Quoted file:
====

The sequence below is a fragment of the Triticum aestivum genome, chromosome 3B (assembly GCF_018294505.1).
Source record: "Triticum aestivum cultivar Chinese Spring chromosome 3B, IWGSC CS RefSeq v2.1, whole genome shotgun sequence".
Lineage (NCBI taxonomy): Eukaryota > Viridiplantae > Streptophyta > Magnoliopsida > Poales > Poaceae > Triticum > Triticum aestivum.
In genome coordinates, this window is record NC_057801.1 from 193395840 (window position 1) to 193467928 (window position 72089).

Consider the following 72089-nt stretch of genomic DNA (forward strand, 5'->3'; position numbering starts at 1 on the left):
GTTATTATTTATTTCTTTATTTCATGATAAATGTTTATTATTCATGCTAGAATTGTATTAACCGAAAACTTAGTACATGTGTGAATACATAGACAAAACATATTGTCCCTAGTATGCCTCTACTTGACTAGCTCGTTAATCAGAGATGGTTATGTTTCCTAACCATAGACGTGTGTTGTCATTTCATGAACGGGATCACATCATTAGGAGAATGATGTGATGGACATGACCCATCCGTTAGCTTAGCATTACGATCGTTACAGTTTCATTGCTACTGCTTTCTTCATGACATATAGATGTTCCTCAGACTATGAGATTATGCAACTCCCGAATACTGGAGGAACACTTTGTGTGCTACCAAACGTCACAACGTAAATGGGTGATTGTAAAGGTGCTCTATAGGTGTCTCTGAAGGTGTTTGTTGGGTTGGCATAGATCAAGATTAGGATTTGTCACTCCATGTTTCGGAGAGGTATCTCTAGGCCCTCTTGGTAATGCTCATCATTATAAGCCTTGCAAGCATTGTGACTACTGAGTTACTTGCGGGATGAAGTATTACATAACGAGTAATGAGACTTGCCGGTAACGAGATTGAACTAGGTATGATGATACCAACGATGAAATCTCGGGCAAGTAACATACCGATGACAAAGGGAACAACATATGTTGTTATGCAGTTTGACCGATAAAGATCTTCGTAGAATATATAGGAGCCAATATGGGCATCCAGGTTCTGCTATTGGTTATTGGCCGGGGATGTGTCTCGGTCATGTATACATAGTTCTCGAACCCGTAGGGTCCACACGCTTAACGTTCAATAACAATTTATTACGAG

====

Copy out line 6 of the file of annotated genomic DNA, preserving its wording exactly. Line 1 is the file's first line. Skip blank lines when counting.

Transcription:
GTTATTATTTATTTCTTTATTTCATGATAAATGTTTATTATTCATGCTAGAATTGTATTAACCGAAAACTTAGTACATGTGTGAATACATAGACAAAACATATTGTCCCTAGTATGCCTCTACTTGACTAGCTCGTTAATCAGAGATGGTTATGTTTCCTAACCATAGACGTGTGTTGTCATTTCATGAACGGGATCACATCATTAGGAGAATGATGTGATGGACATGACCCATCCGTTAGCTTAGCATTACGATCGTTACAGTTTCATTGCTACTGCTTTCTTCATGACATATAGATGTTCCTCAGACTATGAGATTATGCAACTCCCGAATACTGGAGGAACACTTTGTGTGCTACCAAACGTCACAACGTAAATGGGTGATTGTAAAGGTGCTCTATAGGTGTCTCTGAAGGTGTTTGTTGGGTTGGCATAGATCAAGATTAGGATTTGTCACTCCATGTTTCGGAGAGGTATCTCTAGGCCCTCTTGGTAATGCTCATCATTATAAGCCTTGCAAGCATTGTGACTACTGAGTTACTTGCGGGATGAAGTATTACATAACGAGTAATGAGACTTGCCGGTAACGAGATTGAACTAGGTATGATGATACCAACGATGAAATCTCGGGCAAGTAACATACCGATGACAAAGGGAACAACATATGTTGTTATGCAGTTTGACCGATAAAGATCTTCGTAGAATATATAGGAGCCAATATGGGCATCCAGGTTCTGCTATTGGTTATTGGCCGGGGATGTGTCTCGGTCATGTATACATAGTTCTCGAACCCGTAGGGTCCACACGCTTAACGTTCAATAACAATTTATTACGAG